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Bernhard Sekles: Chamber Music

Sekles / Soroka / Silver,N. / Silver,P.
Release Date: 02/26/2013 
Label:  Toccata Classics   Catalog #: 147   Spars Code: DDD 
Composer:  Bernhard Sekles
Performer:  Phillip SilverSolomia SorokaNoreen Silver
Number of Discs: 1 
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Notes and Editorial Reviews

SEKLES Cello Sonata. Chaconne, Op. 38. Capriccio for Piano Trio. Violin Sonata Solomia Soroka (vn, va); Noreen Silver (vc); Philip Silver (pn) TOCCATA 0147 (67:55)

Bernhard Sekles (1872-1934) was a German composer, conductor, pianist, and teacher who lived in the Frankfurt area. In 1896 he became a professor at that city’s Hoch Conservatory. In 1928, four years before there was such a Read more class anywhere else, he began to teach jazz there. He became the Conservatory’s director in 1923. His composition students included Paul Hindemith, Theodor Adorno, and Max Rudolf. Although frequently advised to leave Germany, Sekles did not, because of illness. He never sought treatment and died not long after becoming one of the first German Jewish professors to lose his position when Hitler came to power. Eminent conductors, such as Wilhelm Furtwängler, Erich Kleiber, Willem Mengelberg, Leopold Stokowski, and Bruno Walter, championed his compositions while they were active, but the next generation of conductors has not played many of Sekles’s works. Originally from Ukraine, Violinist Solomia Soroka currently teaches in Indiana. Noreen Silver is from Scotland, but teaches at the University of Maine as does her American husband, pianist Philip Silver. He has shown a particular interest in the music that was forbidden during the Third Reich because Hitler considered it “degenerate.” Of course that includes Sekles’s compositions. The Silvers are also members of the Jerusalem-based Van Leer Trio.

Sekles’s Chaconne features many short variations on an eight-measure march. Some are percussive, others are more lyrical. Most feature the viola, and Soroka plays a wonderful deep-toned Gagliano. Other variations show off Philip Silver’s piano playing. All of them are engaging and propulsive. The Cello Sonata, played by Noreen and Philip Silver, begins with a somber, dramatic passage. Written in 1919, it may be one of the last representations of true 19th-century Romanticism. Its second movement, marked trozig or defiant, may embody the cries of the common people of a defeated nation trying not to be forgotten. The Intermezzo, starts off with brilliantly played fireworks from the pianist. Sekles finishes his sonata with a theme and variations, a form that he always uses well. It’s a catchy tune, but it’s not as well known as the melody that ends the next selection. The first movement of the Capriccio in Four Movements for Piano Trio starts off with a downward melody that suggests controlled pathos. The lively “Scherzino” gallops along at a wild pace that makes you wonder where Sekles is leading you. The piece calms down at the third movement, however, and the finale offers some genuine fun, a delightful set of variations on Yankee Doodle . It shows what a great composer can do with the simplest of tunes and, by itself, it would make a fine encore. The Violin Sonata has the opus number of 44, so it was probably written late in Sekles’s career. Insistent violin figures draw you into the dance-like beginning of this piece, which leads into a charming Andantino . The third movement flies by on the most transparent of wings and the work ends with a subtle but majestic Allegro . Soroka is a wonderful technician, but I think that some of the top notes she plays here without vibrato could sound more refined. That is, however, a minor complaint when the disc is considered as a whole. Zuk Records also has excellent renditions of the cello sonata, the capriccio, and the violin sonata by violinist Marat Dickermann and cellist László Fenyö with pianists Julia Okruashvili and Monica Gutman. Personally, I prefer the ambiance and sound quality of the Toccata recording, although both discs contain worthwhile performances.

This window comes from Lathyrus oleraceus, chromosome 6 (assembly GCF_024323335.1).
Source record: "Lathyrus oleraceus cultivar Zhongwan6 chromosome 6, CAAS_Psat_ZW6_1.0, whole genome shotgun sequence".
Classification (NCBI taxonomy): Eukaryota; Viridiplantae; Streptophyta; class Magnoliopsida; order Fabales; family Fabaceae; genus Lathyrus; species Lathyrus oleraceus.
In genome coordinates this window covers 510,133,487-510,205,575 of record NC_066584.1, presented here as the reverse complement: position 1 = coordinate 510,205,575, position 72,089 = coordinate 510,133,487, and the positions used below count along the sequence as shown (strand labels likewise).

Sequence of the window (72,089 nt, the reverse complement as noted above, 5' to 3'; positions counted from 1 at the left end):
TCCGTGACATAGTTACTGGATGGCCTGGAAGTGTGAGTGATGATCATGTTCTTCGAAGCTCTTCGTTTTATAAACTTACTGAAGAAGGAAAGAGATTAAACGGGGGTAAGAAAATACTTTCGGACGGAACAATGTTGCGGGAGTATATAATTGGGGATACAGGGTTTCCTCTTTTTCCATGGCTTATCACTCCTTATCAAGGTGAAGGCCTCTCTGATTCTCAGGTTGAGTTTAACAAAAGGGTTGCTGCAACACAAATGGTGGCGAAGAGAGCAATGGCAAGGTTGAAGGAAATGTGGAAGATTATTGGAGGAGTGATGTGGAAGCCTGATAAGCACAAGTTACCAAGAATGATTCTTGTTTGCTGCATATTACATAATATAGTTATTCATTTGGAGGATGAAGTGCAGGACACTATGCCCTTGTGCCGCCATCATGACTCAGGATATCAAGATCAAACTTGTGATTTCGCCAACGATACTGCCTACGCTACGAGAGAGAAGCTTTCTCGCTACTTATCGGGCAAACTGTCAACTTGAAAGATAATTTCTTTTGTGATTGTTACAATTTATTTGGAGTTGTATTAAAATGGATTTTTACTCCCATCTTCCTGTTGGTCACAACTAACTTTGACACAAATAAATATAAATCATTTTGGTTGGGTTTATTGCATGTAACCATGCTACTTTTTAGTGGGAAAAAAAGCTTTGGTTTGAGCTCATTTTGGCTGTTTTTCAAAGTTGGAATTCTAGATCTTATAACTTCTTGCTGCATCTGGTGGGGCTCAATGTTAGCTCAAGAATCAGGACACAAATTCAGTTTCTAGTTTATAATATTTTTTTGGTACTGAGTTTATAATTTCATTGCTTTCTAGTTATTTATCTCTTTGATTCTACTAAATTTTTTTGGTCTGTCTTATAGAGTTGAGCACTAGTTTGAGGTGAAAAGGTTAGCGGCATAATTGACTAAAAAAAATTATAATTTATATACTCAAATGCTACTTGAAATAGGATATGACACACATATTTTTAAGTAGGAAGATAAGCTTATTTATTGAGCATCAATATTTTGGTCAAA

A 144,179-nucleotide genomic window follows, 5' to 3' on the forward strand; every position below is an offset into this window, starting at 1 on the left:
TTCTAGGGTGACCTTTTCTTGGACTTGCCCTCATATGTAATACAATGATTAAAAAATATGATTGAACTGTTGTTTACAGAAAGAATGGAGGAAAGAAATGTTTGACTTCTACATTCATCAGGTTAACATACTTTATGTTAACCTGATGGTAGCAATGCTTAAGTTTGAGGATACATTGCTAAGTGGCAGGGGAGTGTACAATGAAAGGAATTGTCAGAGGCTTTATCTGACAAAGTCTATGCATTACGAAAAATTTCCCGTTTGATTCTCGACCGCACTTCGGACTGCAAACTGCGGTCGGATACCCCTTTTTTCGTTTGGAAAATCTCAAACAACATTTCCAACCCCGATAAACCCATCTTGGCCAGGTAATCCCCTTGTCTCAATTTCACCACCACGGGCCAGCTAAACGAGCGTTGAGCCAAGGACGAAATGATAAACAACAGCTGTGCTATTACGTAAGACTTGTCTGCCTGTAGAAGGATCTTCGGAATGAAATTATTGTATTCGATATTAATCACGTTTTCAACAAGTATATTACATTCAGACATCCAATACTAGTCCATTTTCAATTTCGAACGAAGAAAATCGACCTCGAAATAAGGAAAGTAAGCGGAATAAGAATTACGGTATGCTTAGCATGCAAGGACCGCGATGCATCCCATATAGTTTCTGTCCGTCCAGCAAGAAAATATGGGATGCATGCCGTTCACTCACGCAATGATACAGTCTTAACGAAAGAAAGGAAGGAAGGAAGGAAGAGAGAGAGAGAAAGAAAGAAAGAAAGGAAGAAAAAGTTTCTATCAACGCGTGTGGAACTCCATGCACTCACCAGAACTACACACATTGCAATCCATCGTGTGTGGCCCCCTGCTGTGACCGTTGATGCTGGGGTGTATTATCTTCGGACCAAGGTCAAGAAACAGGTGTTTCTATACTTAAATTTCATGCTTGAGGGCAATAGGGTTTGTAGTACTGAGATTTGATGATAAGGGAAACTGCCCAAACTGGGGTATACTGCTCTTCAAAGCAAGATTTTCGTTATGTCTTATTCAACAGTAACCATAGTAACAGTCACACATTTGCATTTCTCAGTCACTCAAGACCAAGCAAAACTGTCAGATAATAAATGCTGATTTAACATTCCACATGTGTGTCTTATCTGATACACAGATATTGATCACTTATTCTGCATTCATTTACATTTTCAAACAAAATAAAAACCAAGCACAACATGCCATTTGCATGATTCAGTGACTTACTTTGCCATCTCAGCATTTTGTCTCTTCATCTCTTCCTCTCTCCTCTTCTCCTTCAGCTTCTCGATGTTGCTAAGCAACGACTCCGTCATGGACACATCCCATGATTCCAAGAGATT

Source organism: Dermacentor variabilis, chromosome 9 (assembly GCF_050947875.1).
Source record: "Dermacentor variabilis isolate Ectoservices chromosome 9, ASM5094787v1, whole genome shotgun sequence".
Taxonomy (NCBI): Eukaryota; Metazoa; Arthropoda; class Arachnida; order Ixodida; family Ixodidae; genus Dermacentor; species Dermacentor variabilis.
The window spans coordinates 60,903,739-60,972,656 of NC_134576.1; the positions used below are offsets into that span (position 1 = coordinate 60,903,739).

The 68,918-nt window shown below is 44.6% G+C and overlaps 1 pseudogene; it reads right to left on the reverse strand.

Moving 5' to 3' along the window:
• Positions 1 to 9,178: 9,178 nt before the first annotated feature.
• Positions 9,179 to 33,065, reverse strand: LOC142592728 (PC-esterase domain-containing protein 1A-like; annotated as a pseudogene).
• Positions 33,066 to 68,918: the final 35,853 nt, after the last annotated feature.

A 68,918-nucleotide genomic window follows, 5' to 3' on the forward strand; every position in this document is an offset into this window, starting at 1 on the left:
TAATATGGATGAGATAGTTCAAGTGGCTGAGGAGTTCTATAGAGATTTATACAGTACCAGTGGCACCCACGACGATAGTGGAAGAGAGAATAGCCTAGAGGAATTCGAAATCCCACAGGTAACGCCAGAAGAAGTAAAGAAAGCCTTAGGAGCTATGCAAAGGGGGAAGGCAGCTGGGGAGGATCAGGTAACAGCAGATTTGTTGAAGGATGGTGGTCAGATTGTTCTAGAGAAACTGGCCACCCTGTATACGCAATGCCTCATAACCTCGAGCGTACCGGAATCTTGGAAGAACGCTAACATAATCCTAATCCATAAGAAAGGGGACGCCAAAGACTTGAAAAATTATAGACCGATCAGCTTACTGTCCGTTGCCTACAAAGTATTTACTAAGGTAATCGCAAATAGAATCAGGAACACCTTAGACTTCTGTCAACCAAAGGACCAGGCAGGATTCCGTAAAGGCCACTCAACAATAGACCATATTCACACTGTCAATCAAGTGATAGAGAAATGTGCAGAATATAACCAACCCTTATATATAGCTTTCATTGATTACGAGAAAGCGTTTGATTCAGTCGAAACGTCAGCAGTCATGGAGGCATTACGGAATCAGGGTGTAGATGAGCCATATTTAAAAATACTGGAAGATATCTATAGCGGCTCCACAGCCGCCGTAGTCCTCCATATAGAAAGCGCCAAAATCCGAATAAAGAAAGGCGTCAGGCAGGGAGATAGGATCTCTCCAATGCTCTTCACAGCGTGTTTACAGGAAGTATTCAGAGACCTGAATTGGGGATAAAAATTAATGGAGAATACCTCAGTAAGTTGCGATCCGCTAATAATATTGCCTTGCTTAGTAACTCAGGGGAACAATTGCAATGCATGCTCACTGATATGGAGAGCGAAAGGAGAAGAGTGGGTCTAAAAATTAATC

FANFARE: Maria Nockin
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Works on This Recording

Chaconne on an Eight-Bar March Theme, Op. 38 by Bernhard Sekles
Performer:  Phillip Silver (Piano), Solomia Soroka (Viola)
Sonata for Cello and Piano, Op. 28 by Bernhard Sekles
Performer:  Phillip Silver (Piano), Noreen Silver (Cello), Solomia Soroka (Violin)
Period: 20th Century 
Capriccio by Bernhard Sekles
Performer:  Phillip Silver (Piano), Noreen Silver (Cello), Solomia Soroka (Violin)
Period: 20th Century 
Written: 1932 
Sonata for Violin and Piano, Op. 44 by Bernhard Sekles
Performer:  Solomia Soroka (Violin), Phillip Silver (Piano)
Period: 20th Century 
Written: circa 1933 

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